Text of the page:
20. No complaints at all. Was a bit different for a Rufus I thought. There were some clever misdirections. For example at 15d I was sure I was looking for a synonym for trellis. This was one of my favourites when I got it together with 10 and 28a and 6d. Do not agree with Bluebirds re: poor clues. Only poor if not parsed correctly. I confess to failing to notice the missing E in 23a and only understood the clue at its best when I read the hints after completion. Ia Ib 2a were the last in before getting 17a. I had been in doubt for some time. Thought first word was right but G seemed unlikely for a penultimate letter for 1d. Did not get that meaning of relations. Satisfying once the penny dropped. Thank you Rufus and MP.

  21. I’m a great fan of Rufus, so no surprise that I loved it. We are in the outer bands of a tropical storm, dark and overcast with oceans of rain, so this was a nice distraction.
    I had to congratulate myself for remembering 25a, we don’t call it that here.
    Last in was the SW corner, 21d and 28a to be exact.
    Lots to like here, I’m going with M’pops and choose 11d as fave ‘cos they’re such lovely people, runner up is 17a.
    Thanks to Rufus and M’pops.

  22. Late again today – too much stuff to do.
    I enjoyed this one a lot.
    16 and 21d were my last answers – knew I was after something to do with a staircase but . . .
    I don’t think I’d have got 19d without the ‘V’ which was already in.
    Spent quite a while trying to make 26d ‘bull’ – well, he’s a ‘lower’ and so I looked it up to see if it was a bit of a river that I didn’t know. Oh dear.
    I was very slow to get 28a too.
    I liked 14 and 17a and 18d and my favourite was the 15d ‘climbing frame’ – made me laugh.
    Thanks to Rufus and to MP – who is it in you latest piccy?

    1. Eldest daughter Rosie. Saint Sharon. Younger daughter Joni. A very pretty trio.

      1. Lovely photo – I recognised Saint Sharon but only assumed the daughters – left to right or tother way round? Doesn’t matter – they’re both beautiful.

  23. Breezed through this lovely offering from Rufus **/*** until I ran aground on 16d 😬💨 A word that I know 😢 favourites 26 & 30a thanks to MP for the blog 😉

  24. Got beaten by the staircase thing. Thought it was level. Wasn’t surprised to find a horizontal column in Rufus’ world.
    Took a while to get the last two in 20a and 18d.
    Putting “short stories” first in 17a didn’t help either.
    19d favourite.
    Thanks to Rufus and to MP for the review.

  25. I didn’t know the fuel or the column so came up short as there wasn’t any wordplay to get one to the answer – mostly GK required. I was able to see what the cryptic definition was asking for but simply didn’t know the terms (hopefully will be able to remember in the future). Apart from those two, it was all reasonably straightforward and enjoyable.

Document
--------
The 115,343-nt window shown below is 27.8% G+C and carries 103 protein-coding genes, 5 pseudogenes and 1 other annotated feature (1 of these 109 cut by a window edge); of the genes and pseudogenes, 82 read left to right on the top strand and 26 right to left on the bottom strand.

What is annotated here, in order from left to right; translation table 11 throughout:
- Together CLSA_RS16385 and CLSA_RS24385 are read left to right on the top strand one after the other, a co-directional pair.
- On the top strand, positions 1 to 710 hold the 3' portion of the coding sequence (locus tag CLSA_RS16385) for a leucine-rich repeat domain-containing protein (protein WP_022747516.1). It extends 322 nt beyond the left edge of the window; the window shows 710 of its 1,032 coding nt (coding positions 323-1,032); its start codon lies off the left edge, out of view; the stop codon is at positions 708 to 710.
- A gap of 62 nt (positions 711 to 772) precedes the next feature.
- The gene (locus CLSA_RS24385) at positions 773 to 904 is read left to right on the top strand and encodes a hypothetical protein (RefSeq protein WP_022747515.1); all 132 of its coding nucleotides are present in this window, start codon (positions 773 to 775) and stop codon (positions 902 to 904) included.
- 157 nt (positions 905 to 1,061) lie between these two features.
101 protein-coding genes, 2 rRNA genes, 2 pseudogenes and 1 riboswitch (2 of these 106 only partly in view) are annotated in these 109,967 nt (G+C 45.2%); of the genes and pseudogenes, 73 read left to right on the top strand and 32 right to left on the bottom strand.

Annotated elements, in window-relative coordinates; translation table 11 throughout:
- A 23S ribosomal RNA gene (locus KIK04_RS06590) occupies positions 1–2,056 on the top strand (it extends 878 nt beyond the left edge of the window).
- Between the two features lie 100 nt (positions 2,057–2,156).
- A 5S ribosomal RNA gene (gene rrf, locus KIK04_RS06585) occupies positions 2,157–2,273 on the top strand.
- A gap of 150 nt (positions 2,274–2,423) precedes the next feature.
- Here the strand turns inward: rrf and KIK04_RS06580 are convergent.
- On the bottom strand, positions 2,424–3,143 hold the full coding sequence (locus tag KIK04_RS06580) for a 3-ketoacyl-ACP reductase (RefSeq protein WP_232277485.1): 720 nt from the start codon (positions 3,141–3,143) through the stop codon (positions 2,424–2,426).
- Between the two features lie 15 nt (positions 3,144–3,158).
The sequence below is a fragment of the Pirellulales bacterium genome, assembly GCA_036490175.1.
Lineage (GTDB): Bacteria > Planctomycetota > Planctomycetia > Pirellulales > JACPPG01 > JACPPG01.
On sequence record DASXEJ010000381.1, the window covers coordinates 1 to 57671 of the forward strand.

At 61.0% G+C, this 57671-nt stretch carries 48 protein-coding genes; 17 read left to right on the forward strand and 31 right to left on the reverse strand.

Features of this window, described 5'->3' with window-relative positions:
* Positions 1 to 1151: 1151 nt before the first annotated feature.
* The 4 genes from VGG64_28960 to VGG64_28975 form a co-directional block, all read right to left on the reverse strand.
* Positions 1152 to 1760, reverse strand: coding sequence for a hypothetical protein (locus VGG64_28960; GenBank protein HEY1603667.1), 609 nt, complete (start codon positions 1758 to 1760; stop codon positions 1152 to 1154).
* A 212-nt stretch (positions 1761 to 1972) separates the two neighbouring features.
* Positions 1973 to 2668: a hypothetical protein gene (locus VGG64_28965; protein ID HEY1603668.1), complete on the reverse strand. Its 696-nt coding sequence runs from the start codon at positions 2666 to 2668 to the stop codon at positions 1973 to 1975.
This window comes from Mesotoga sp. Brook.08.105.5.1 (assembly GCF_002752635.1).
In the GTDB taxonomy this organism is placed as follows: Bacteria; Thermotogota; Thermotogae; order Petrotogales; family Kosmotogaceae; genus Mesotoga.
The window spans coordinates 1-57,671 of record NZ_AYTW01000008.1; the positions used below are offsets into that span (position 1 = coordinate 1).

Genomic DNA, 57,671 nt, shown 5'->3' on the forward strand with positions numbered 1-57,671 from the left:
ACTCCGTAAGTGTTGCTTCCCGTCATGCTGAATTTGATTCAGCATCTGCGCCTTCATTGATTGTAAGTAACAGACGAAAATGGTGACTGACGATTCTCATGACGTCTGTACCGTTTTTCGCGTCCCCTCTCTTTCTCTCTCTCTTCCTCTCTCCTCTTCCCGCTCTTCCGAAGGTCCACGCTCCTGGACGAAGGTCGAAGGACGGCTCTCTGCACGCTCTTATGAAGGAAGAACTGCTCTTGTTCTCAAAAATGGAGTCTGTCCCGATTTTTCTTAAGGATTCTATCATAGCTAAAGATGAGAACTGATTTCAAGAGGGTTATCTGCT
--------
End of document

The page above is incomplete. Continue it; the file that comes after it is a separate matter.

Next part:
Thanks to MP and Rufus **/***

    1. I agree with you – I did, eventually, get the answers but you either know the words or you don’t and there’s nothing from the clue to help.

      1. Indeed – maybe something along the lines of “Duke and Her Majesty against lorry driver” (pretty lame and probably contravenes setting law) but at least a couple of ways to get to the answer. Anyway, I think Rufus is a superb setter but if one doesn’t have the GK then it’s reference books required.

  26. I was completely off-wavelength and needed many of MP’s excellent hints, so many thanks.

    Thanks also to Rufus of course.

  27. Some beauties on parade here. 23a is wonderful. And I admire 17a, 28a, 29a, and 22d. SE corner gave me the only trouble. **/****

  28. Didn’t know the staircase thing. Otherwise no problems.
    Thanks MP and Rufus.
    Fav was the a,b,c etc clue.

    1. There is a difference between “fits in the space available” and “works”. Rainfall satisfies the former, but not the latter as it is not a “bit of a shower”.

  29. Enjoyable and slightly frustrating, as usual. Referring to 9a I would suggest that producing is more to do with giving birth rather than ‘raising’ which tends to come after production. Also in Miffypop’s description there should be no apostrophe in ‘…minus it’s last letter….’ since it is a possessive pronoun.
    My favourite was 23a although it took a while to connect it to music.

  30. Hello from me too. Not only do we have to solve a puzzle we then have to write a review. Predictive text makes a mess of some of our comments so we also have to keep an eye on that. I often say that I am a poorly schooled orphan boy. It is true. I am a poorly schooled orphan boy.